The Top 5 Financial Books To Read
Charles “Tremendous” Jones once said the only two things that can change your life are the people you meet and the books you read. I can tell you that has certainly been true of my life.
At age 15 and bored, I sat in my bedroom one Sunday afternoon with only a book to pass the time. A book that opened my eyes to habits I was completely unaware of. The book’s promise was simple. If implemented properly, specific habits that could lead me to be financially independent over time. I visualized never having to work for money again, especially not another shift slinging hamburgers at a drive-thru. This bestselling book helped lay the foundation for my desire to learn about investing and becoming a good financial steward. Helping families with their finances began as an extension of this personal pursuit for financial wisdom and freedom, which I discovered in this book. I hope you and your family will be inspired and find financial independence from these books.
Top 5 Financial Books: From Beginner to Sophisticated
1. Rich Dad Poor Dad by Robert Kiyosaki– The first finance book that changed my life was this very book. It reads easily and the concepts are very simple to understand. Kiyosaki will inspire you to think of yourself as an owner, not a consumer.
2. Automatic Millionaire by David Bach – Bach’s book is focused on encouraging you to adopt small habits that can change your financial future. He encourages you to automate your financial practices and watch compound interest begin working for you.
3. The Richest Man in Babylon by George S. Clason – Clason’s book is on this list because, if you hate self-help books, this book was created for you. It reads more like a good novel. The book is all about ancient parables and Babylonian gold. There are plenty of gold nuggets of wisdom for you to learn in this book.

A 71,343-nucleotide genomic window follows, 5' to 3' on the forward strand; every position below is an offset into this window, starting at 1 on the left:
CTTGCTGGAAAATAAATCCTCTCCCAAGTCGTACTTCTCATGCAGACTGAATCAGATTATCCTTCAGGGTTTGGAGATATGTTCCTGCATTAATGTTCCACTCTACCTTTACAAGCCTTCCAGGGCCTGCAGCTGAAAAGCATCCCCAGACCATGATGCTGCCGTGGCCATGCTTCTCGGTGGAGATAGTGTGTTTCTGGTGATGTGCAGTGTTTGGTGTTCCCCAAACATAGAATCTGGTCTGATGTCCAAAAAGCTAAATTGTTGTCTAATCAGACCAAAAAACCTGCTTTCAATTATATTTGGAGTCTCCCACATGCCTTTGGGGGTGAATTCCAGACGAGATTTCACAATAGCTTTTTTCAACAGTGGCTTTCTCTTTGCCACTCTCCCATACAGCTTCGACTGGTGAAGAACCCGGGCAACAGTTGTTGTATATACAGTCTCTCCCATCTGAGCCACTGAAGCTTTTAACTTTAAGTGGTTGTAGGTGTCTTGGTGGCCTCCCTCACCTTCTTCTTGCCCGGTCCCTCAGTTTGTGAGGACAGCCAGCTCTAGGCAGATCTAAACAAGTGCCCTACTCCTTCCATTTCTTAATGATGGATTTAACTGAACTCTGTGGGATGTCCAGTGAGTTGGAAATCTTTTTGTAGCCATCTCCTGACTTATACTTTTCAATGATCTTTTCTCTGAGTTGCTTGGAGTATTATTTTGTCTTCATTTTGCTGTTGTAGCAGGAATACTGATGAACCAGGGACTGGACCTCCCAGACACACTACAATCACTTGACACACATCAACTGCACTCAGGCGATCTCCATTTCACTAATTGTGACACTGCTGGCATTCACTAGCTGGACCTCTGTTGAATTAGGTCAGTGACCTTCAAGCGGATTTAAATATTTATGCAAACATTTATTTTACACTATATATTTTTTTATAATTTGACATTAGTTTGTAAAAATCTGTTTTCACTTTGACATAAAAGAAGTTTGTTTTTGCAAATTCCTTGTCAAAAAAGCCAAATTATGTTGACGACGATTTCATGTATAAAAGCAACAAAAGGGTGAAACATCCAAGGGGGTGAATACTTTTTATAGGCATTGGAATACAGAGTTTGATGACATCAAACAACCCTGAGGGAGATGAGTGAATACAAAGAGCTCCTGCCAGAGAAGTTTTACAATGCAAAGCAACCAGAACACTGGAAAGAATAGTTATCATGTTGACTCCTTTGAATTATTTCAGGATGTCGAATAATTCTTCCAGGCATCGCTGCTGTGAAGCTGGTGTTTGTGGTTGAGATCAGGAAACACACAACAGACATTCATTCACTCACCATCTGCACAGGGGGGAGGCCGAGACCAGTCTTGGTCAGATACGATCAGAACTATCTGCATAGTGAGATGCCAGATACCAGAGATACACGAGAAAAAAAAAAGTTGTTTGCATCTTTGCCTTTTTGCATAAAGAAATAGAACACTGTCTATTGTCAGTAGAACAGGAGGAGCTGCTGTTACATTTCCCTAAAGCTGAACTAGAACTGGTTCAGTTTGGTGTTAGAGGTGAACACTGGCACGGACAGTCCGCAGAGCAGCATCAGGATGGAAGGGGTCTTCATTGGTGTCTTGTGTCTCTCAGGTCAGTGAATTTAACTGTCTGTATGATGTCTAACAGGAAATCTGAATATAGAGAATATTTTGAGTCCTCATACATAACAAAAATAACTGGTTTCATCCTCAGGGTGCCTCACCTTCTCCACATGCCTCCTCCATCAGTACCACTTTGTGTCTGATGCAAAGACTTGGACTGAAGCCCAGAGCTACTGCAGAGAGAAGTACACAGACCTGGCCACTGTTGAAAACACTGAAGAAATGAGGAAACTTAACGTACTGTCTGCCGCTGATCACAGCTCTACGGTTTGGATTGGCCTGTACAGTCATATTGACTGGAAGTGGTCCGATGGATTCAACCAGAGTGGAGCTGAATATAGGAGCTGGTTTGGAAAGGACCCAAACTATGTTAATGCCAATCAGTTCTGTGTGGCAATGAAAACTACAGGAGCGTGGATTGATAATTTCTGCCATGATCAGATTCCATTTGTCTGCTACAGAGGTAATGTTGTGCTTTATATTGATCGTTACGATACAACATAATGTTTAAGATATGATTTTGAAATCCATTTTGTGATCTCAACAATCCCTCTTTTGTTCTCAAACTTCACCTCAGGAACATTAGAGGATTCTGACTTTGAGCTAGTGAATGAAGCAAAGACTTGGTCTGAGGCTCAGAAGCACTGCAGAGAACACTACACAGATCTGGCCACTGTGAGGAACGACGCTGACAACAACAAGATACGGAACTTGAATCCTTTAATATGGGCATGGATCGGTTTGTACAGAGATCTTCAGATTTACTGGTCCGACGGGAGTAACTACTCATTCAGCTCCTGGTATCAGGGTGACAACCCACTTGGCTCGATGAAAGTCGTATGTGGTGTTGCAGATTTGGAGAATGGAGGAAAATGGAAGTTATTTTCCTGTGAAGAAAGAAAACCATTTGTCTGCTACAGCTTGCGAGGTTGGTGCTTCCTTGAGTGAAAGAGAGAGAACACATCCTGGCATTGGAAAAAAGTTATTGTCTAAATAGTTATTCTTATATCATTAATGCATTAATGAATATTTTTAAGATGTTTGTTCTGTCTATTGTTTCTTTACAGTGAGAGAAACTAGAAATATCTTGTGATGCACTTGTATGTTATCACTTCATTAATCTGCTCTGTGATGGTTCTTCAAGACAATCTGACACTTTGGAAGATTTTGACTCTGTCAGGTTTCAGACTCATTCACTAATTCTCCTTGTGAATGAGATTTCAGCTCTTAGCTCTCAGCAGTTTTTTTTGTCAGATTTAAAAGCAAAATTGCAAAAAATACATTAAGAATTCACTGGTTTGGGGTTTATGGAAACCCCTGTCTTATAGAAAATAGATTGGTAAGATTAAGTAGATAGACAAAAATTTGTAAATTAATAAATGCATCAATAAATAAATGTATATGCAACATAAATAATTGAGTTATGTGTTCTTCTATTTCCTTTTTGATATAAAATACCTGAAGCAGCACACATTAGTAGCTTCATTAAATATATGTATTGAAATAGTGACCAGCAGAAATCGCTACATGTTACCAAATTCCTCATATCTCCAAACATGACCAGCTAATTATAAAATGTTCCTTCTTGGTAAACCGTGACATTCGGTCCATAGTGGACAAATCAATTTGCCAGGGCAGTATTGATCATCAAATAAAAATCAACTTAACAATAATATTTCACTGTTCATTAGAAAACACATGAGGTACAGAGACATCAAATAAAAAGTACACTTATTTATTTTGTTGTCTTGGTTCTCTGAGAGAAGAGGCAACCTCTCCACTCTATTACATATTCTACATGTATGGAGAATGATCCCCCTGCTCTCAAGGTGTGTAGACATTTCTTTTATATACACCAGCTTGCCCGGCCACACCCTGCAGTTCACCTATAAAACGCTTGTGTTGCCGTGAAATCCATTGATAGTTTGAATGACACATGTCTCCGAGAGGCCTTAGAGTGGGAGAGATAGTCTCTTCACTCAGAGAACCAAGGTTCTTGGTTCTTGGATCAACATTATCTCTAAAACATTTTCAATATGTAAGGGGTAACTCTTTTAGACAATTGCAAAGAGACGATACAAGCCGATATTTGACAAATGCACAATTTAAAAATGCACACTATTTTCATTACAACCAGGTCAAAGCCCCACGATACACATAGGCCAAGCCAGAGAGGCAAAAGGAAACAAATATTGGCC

4. The Millionaire Next Door by Thomas Stanley – I still reread this book to this day. It glorifies frugality and showcases the habits of millionaires. The big takeaway from this book is that your personal finances should be looked upon as either offensive or defensive. Most people are consumed with income, but very few people are focused on saving. Beware though; this book can be a little dry with its ample use of statistics. But hey, some people love statistics.
5. Unconventional Success by David Swensen – My list of books has progressed from the easiest to the most meaty. I left one of my favorites for last. If you are looking for a financial degree without the four-year time commitment, then look no further. There are few financial books I agree with almost whole heartedly. Swensen’s approach to investing is time tested and a perfect approach for retirees.
Last year for Christmas, I gifted all of my nephews and nieces a copy of Rich Dad Poor Dad – with one large carrot inside. I wrote out a check for $100 and said, if you read this book and have the integrity to tell me that you read it and what you learned, I will sign this check. That $100 investment in the future generation is a small investment that could yield a huge harvest for their future.
I hope you will read these books and, more importantly, share them with your loved ones. I want to make this promise to you: If your children or grandchildren have any questions about their finances or if they want to get started on the path to saving for retirement, we will be here to help them. As you know, we exclusively help retirees with retirement planning. However, I have witnessed and experienced what it is like to get a head start financially, which is why we make this promise. Remember, birthday and Christmas gifts are appreciated but, sadly, most are temporary. The wisdom and experience you share with your family about how to manage their finances can create ripples for generations to come.